16 October, 2002
Richard Alston Dance Company
Stampede / Rumours, Visions / Touch and Go
(dance umbrella)
19: 30 Sadler's Wells

I was wondering what people who saw this would think. This is supposed to be "contemporary" dance, is it not? He never destroys the sense of preestablished harmony in his creation. I couldn't see any relation to reality in this work, but perhaps none expected this apart from me.



Akram Khan Company
24 October, 2002
Akram Khan Company
Loose in Flight / Rush / Related Rocks
(dance umbrella)
19: 45 Queen Elizabeth Hall

Absolutely abstract! The staging is quite simple for dance in terms of the music, setting, costume and lighting. But the dance is full of the beauty of the body in motion. The speed he creates in this choreography is fascinating. It's so powerful. He is really a promising dancer and a choreographer. He creates his original style by bringing together the contemporary and the traditions from southern Asia.

The view from the Hungerford bridge at night is quite beautiful.


25 October, 2002
Royal Ballet
Wheeldon ballet (Mark Morris) / Gong (Music by Colin McPhee) / Carmen (Mats Ek)
19: 30 ROYAL OPERA HOUSE
It has been a very long time since I last saw BALLET, not only classical but also modern ballet. To put it on other words, I saw modern ballet has a center of point of view after a long time. I felt strange moving with toe shoes. There was a time when I use to admire dancers in toe shoes.
During the first and the second program, I was bored. All dancers seemed like dolls moving obediently as the choreographer required. There was great reestablished harmony here.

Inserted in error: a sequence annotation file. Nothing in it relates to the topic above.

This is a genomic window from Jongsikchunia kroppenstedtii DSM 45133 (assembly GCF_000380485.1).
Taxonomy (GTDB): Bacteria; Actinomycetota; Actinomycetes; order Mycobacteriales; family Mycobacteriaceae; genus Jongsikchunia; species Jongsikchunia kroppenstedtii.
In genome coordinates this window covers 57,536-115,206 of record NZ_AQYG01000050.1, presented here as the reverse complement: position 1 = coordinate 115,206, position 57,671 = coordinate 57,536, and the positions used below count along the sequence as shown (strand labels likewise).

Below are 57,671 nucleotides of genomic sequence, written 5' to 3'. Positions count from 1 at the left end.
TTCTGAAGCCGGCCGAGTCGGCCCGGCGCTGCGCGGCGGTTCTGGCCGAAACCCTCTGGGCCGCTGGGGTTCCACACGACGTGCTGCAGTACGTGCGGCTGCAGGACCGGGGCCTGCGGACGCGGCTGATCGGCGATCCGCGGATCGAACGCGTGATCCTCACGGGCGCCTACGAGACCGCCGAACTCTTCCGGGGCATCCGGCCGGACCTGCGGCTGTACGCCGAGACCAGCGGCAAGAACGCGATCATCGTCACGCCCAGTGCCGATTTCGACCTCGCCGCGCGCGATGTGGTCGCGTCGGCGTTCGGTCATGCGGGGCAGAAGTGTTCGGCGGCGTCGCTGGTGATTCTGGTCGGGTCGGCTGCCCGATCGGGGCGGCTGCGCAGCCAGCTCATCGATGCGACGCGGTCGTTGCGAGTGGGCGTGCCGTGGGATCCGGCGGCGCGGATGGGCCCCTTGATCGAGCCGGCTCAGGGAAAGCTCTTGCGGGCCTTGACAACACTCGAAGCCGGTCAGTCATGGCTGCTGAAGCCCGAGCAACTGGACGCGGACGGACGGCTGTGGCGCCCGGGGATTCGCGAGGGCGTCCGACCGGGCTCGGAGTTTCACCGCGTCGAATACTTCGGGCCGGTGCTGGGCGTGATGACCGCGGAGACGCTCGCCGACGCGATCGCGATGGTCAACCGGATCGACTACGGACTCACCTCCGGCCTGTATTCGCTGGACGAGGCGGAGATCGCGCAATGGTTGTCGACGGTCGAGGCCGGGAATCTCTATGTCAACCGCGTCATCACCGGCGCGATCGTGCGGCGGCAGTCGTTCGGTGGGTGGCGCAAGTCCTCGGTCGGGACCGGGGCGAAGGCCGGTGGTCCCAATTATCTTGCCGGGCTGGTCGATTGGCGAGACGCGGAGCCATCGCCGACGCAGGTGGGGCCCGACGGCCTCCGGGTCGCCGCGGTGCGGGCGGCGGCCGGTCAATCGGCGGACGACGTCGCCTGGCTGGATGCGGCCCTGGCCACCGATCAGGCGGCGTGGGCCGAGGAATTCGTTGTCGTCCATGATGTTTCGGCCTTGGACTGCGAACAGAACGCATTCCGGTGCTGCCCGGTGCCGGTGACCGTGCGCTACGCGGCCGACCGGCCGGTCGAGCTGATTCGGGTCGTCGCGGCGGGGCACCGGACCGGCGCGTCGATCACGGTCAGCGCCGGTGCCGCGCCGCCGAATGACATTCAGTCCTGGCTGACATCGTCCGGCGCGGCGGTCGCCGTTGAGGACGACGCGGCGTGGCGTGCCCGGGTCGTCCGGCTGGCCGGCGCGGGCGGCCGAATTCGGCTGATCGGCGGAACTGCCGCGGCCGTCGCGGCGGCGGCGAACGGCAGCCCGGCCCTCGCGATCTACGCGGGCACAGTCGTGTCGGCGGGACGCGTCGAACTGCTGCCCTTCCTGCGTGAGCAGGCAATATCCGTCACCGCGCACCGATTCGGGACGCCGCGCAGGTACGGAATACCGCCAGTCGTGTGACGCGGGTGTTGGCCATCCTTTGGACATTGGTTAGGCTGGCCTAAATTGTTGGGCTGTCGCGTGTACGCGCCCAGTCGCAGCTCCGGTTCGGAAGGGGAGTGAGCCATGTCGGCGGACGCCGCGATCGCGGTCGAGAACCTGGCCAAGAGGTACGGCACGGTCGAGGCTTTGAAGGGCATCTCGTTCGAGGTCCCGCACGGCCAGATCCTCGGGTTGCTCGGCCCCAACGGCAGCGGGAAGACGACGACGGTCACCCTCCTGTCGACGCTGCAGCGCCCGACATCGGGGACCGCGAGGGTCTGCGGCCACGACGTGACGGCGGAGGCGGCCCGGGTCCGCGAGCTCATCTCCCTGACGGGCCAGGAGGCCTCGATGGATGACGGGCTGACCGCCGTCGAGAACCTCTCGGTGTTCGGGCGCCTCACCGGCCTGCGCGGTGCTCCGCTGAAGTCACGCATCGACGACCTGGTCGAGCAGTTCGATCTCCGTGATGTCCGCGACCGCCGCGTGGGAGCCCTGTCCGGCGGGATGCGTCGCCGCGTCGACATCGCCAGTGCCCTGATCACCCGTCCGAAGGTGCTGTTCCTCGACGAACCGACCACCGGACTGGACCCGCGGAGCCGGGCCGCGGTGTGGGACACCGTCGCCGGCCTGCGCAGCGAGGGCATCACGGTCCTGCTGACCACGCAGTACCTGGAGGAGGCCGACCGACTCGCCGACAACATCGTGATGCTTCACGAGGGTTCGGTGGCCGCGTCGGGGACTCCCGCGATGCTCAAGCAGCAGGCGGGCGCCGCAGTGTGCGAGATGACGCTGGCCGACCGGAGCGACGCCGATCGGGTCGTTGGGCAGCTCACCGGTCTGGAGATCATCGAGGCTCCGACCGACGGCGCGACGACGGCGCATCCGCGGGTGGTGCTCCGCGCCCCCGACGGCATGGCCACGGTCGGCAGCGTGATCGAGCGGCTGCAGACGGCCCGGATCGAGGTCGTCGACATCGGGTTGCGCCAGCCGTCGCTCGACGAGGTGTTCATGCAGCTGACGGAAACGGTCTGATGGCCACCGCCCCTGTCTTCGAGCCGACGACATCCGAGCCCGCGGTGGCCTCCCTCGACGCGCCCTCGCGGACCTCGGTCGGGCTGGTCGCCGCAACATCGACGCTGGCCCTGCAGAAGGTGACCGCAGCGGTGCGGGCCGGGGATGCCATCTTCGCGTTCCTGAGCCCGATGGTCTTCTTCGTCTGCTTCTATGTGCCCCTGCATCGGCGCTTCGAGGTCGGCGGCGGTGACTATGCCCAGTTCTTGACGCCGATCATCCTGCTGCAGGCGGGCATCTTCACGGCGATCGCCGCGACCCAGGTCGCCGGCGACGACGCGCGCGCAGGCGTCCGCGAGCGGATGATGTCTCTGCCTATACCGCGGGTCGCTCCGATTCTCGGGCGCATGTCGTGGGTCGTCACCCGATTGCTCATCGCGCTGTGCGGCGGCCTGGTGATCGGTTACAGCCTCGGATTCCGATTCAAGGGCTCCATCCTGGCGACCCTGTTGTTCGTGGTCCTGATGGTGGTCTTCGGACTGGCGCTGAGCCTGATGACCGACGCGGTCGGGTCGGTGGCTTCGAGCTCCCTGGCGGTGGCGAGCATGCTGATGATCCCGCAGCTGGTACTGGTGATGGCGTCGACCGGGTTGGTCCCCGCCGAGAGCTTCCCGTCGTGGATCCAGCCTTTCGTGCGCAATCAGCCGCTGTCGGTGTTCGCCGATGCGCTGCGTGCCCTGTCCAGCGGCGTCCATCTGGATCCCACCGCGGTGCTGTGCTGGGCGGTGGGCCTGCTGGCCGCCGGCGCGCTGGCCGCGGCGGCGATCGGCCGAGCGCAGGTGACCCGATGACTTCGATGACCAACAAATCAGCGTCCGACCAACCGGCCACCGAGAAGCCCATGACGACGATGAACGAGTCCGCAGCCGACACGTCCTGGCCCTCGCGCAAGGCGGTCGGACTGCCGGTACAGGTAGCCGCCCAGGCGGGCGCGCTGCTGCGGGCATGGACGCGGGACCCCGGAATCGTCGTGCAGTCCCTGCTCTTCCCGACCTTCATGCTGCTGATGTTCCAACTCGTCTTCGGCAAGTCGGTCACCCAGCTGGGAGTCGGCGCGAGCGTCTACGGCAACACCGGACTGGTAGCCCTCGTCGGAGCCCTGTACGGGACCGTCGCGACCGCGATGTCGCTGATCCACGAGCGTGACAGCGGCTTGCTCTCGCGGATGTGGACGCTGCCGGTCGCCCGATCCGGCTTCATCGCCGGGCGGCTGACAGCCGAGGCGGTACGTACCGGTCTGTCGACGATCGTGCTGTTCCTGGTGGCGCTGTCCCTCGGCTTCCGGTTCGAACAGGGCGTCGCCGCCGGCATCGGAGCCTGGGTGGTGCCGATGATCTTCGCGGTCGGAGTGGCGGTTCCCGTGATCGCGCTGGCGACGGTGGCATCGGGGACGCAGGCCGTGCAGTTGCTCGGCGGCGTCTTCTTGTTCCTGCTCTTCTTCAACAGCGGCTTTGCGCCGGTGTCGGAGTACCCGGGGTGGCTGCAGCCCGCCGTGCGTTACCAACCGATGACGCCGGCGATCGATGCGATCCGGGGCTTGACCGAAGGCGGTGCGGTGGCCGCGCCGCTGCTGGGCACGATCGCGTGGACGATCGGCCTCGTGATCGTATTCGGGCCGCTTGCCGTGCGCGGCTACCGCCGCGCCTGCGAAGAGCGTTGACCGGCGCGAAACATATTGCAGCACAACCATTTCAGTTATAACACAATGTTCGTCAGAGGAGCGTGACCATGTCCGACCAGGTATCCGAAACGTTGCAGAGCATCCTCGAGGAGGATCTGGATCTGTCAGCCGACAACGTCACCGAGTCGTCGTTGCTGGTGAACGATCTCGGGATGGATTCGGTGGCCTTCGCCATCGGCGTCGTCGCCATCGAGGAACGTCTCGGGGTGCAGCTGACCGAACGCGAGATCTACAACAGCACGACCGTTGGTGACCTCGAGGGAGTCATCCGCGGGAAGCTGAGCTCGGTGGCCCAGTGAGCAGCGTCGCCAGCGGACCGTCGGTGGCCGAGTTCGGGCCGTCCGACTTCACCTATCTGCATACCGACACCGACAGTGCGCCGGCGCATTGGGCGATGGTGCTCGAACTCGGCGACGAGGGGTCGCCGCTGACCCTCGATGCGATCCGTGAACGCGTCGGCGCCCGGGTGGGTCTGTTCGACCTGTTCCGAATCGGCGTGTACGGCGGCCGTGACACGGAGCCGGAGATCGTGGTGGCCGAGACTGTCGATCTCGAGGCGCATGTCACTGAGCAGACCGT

As for "Gong", its music composed by Colin McPhee in 1936, was inspired by Balinese music. It is just exotic music. I was booooored.
But Mats Ek and Sylvie Guillem came to the rescue. He added a modern bitch personality to Carmen. On the love scenes she was coquettish, funny and so lovely!! What Beautiful arms and legs she has! She played the frivolous young girl well. I think she is without doubt the dancer with the most elegant bow. Royal Opera House is a beautiful building.

And the view from the terrace at night was nice.



Mal Pelo
26 October, 2002
Mal Pelo
L'Anmal a L'esquena (The Animal on Your Back) (dance umbrella)
20: 00 The Place / The Robin Howard Dance Theatre
I enjoyed the first thirty minutes of this work. Unfortunately I couldn't continue doing so. Is this a mere love story? In the beginning, the female dancer has a charm of sexlessness. The male dancer is a charming "funny man in perplexity". But when the couple started playing "the couple", the air of mystery disappeared and the piece at once became tiresome and dull. If they had continued to be strangers, not a traveling couple, it would have reminded me of Becket's play.
Their dance itself was also not interesting for me.



Charleroi Dances / Plan K
27 October, 2002
Charleroi Dances / Plan K
Metapolis Project 972
(dance umbrella)
19: 45 Queen Elizabeth Hall